Jon Rah, a 'Rahmbo' for the Ryder Cup 2023

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Jon Rah, a 'Rahmbo' for the Ryder Cup 2023

One meter ninety for almost one hundred kilos, a giant with an unkempt beard who inspires fear - but with a kind smile - who always wins when he plays, or almost. The last six tournaments in which Jon Rahm participated, for all "Rahmbo" in homage to the character brought to the cinema by Sylvester Stallone, were the Open of Spain, the CJ Cup, the DP World Championship, the Hero Challenge, the Sentry in Hawaii and American Express in California.

The results: first, fourth, first, eighth, first, first. That is 4 wins and two Top10s in 6 tournaments. Something more than a feat in a sport where already lifting one trophy a year is considered an excellent result. Yet Jon Rahm did not become number 1 in the world.

Jon Rahm, situation

The fault lies with the system, which has just changed, which keeps the results of the last two years valid and which assigns points for each tournament taking into consideration the average ranking of the participants and the absolute value of the Tour to which the race belongs.

Something that a statistics professor understands, not a mere mortal, but which certainly penalizes tournaments outside America above all. And that Rahm has labeled with one word: "Ridiculous". He really doesn't like it: "Since last August I've returned to feeling like the best player in the world.

I've won four titles and yet I'm still behind." Rahm celebrated his second consecutive Pga Tour triumph at American Express last week. And from tomorrow he will immediately be back on the field at the Farmers Open, in Torrey Pines, where he had already won in 2017 and where, above all, in 2021 he won the Us Open.

The Spaniard could regain the top of the ranking, although a lot will depend on what McIlroy does in Dubai.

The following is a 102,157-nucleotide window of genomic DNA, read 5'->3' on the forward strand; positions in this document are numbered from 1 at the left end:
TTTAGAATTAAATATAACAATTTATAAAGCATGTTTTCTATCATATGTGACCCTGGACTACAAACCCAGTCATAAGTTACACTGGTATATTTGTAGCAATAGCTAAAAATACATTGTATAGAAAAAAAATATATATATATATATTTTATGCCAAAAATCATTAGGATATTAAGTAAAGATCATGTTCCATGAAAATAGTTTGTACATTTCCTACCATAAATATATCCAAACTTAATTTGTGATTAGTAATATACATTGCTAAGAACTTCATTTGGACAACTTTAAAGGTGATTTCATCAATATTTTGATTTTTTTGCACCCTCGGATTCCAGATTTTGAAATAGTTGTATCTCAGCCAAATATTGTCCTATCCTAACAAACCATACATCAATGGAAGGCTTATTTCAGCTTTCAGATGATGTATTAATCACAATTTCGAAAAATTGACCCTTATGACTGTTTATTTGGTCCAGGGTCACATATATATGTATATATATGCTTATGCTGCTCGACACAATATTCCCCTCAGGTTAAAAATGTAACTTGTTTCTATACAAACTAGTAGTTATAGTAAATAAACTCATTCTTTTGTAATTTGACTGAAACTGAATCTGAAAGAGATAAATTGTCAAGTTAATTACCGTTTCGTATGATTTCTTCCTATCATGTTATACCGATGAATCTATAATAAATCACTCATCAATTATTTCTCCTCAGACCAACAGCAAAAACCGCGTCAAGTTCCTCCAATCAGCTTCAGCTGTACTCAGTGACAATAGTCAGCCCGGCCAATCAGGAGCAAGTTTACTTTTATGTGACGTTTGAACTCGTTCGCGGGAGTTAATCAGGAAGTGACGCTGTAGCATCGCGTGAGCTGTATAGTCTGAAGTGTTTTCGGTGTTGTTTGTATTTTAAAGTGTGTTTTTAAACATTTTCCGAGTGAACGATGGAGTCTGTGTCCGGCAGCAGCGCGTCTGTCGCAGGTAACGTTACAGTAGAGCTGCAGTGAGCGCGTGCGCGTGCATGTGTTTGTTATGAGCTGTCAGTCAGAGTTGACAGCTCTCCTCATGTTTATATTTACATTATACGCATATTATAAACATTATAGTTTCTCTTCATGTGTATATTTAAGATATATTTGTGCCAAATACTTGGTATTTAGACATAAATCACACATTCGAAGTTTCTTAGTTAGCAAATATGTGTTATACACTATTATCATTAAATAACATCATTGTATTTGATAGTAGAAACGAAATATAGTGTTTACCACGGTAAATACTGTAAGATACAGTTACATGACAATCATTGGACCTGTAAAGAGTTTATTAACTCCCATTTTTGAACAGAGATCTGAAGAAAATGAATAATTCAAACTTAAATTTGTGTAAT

HIS STORY— Rahm is used to being the best. He has already been No. 1 for 43 weeks to which must be added the 60 as an amateur.

He was born in Barrika, near Bilbao, a small village overlooking the Bay of Biscay. He defines himself as stubborn as all the Basques. He attended college at Arizona State, now lives in Scottsdale with his American wife Kelley and their two sons Kepa, born in 2021, and Eneko, born last August.

A curiosity: rumors spread that the name of the eldest son was a tribute to Kepa Arrizabalaga, goalkeeper of Chelsea and former Athletic Bilbao of which Rahm is a big fan. In reality Kepa is a fairly common Basque name and he has a lot of roots with his country of origin.

That's where he started playing golf, when his dad gave him his first irons as a baby after watching Europe beat the United States in 1997 in Valderrama, southern Spain, the first time the Ryder Cup was held on the continent.

Rahm later said: "I played a lot of sports when I was younger. Football, tennis, canoeing. But in golf there was something different. Perhaps it was the endless hours at the driving range that made me who I am today. Golf offers you endless possibilities to surrender.

It begs you to surrender. Golf is stubborn, like me. It's a bad sport, he hits you and tells you to go play something else and never come back. But if you resist..." It's a question of effort and mentality. Rahm told the other day, after his latest success, who was one of his inspirations: "Kobe Bryant.

He was obsessed with his sport, just like me. His example taught me that work ethic beats talent every day of the week". With such a charged Rahm it is inevitable to think of Ryder in Rome at the end of September. A few months ago Europe seemed doomed.

Then McIlroy made it to No. 1 in the world rankings. And now here's him winning in series. It's too early to make predictions, but we can at least say that it's permissible to have positive thoughts. "Rahmbo" and Rory, maybe even Molinari and Migliozzi if they prove to be fit this summer. Europe is alive and promising.

Ryder Cup